For every company that’s excited about creating a device that falls between smart phones and netbooks, there are five others that tell me that they’re still trying to figure out what problem these tweeners are trying to solve.
From smallest to biggest you have mobile Internet devices (MIDs), tablets (not to be confused with Tablet PCs), and smartbooks.
But what are these things really?
What makes defining these relatively new gadget categories complicated is that there is some overlap between them. For example, just yesterday ABI Research said that four million “media tablets” shipped this year, and that by 2015 that number will reach about 57 million.
Basically combining MIDs and tablets, the firm defines these devices “as having a touchscreen interface, 5 to 11 inches in size, with Wi-Fi Internet connectivity and video and gaming capabilities.” Meanwhile, Google says it’s upcoming OS will power the next generation of netbooks, when the reality is that they’re referring to smartbooks.
Here’s a breakdown of how I define these categories and my predictions for their chance of success. Don't agree with these definitions? Think my predictions are off? Sound off in the comments.
|Mobile Internet Devices (MIDs)
|Tablets (Media Tablets)
|5 - 7 inches
|9 - 10 inches
|9 - 10 inches
|$200 to $600
|$300 to $600
|$200 to $500 (estimated)
|What are they?
|Slightly larger than smart phones, MIDs are designed to deliver a full Web experience in your pocket.
|Slate-style devices that are optimized for surfing the Web, reading eBooks, and accessing multimedia.
|Clamshell devices that offer instant-on functionality, integrated 3G connectivity, and long battery life.
|Who are they for?
|Shoppers who want a bigger screen than a smart phone for surfing the Web and accessing multimedia.
|Couch potatoes, business travelers, avid readers, and anyone looking for a low-cost Internet appliance.
|Shoppers who like the idea of owning a smart phone but would prefer a bigger screen and keyboard.
|ARM and Atom CPUs
|ARM and Atom CPUs
|ARM CPUs (Snapdragon, Tegra)
|Most run Linux (Android), some Windows
|Android, iPhone OS, Windows 7
|Android and other flavors of Linux. Google Chrome coming soon.
|Best Known Products
|Archos 5, Dell Mini 5 concept, ICD Ultra, UMID M1, Viliv N5
|Apple iPad, HP Slate, JooJoo, MSI Dual-Screen Tablet, Notion Ink Adam
|Lenovo Skylight, Mobinova Beam
|More compact than tablets (can fit in coat pocket). Bigger screens make Flash content (when supported) more compelling. Some can run full Windows and have (cramped) physical keyboards, like a mini netbook
|Less expensive than traditional Tablet PCs. Touch interface and large screen combine to offer compelling Web surfing experience. Many double as eReaders and can run touch-enabled apps and games.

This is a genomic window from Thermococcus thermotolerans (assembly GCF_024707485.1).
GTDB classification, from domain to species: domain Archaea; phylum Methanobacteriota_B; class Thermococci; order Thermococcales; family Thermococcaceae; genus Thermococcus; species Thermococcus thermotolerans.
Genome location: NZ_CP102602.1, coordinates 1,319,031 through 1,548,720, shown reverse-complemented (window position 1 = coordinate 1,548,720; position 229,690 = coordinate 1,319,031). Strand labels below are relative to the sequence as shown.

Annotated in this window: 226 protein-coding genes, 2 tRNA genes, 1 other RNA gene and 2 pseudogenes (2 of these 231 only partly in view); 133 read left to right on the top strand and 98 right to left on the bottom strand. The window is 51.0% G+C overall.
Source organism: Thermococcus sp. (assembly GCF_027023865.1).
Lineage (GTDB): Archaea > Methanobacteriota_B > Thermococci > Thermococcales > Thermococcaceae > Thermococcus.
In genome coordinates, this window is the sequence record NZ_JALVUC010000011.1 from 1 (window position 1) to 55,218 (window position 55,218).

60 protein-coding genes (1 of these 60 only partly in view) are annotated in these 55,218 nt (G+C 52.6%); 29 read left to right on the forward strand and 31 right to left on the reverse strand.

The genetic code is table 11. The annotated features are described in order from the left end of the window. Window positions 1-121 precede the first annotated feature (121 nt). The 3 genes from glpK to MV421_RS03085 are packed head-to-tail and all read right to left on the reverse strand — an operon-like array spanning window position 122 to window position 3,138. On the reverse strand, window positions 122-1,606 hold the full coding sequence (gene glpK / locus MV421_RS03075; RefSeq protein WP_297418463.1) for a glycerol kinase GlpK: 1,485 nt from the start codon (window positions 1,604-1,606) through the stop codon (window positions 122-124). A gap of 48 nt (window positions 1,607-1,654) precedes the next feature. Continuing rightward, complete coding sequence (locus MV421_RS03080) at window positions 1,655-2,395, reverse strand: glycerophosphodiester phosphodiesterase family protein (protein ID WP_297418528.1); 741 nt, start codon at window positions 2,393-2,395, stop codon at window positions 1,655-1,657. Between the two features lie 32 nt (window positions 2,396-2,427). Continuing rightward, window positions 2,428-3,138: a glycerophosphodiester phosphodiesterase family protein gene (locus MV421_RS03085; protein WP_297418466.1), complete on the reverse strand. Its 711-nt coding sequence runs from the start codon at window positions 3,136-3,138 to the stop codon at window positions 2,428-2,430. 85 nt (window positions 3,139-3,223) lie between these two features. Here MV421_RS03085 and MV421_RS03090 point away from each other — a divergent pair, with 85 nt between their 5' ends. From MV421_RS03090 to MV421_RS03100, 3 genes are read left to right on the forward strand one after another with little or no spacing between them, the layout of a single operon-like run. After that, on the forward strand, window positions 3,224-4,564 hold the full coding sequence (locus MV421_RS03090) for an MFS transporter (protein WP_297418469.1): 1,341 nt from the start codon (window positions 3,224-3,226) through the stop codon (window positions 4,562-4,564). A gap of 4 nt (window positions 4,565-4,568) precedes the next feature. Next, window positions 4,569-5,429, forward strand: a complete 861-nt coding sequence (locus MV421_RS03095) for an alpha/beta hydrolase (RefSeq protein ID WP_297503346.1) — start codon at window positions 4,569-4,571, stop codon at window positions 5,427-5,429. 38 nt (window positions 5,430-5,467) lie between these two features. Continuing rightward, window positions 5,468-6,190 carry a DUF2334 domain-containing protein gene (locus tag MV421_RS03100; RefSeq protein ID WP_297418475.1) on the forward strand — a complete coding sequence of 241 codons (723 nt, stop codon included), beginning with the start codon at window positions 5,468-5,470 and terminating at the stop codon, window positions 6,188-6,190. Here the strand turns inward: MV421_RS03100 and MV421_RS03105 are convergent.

|Thinner, lighter, and boots faster than Windows netbooks Built-in mobile broadband and GPS come standard. Will likely be affordable (with carrier subsidy). Lasts 8 to 10 hours on a charge without bulky battery.
|Smart phones are getting bigger screens and faster processors, making MIDs seem somewhat redundant. Android-based MIDs have shortage of apps that run at full screen. Windows-based MIDs not as touch friendly.
|Tablets based on phone OSes not as versatile as full PCs, and multitasking is either clumsy or non-existent. Models based on desktop OSes lack breadth of touch-enabled apps and likely won't last as long on a charge.
|Consumers have not embraced Linux on netbooks, and there is zero evidence this will change for smartbooks. Windows is more familiar, has better peripheral support, and runs more popular applications.
|Real Chance of Success
|20 % Because the next generation of "superphones" have 1.0-GHz processors and 4-inch (or larger) displays, it's hard to see this category having any staying power. But consumers looking for a connected portable media player or gaming device could be tempted. MIDs are becoming smart phones.
|70 % Even though the Apple iPad has some limitations, it is creating a great amount of buzz and excitement for the entire category. Tablets will likely replace eReaders as screen technologies evolve. In some cases, tablets will also cannibalize sales of netbooks, especially among those looking for a simple Internet appliance.
|40 % Given that you can get a Windows 7 netbook for $200 or less on contract, it's hard to see smartbooks taking off in the short term. But they could gain some momentum once Web apps get more robust (with the help of HTML 5). In the meantime, carriers will need to figure out how to play up smartbooks’ unique strengths.
$200 to $600
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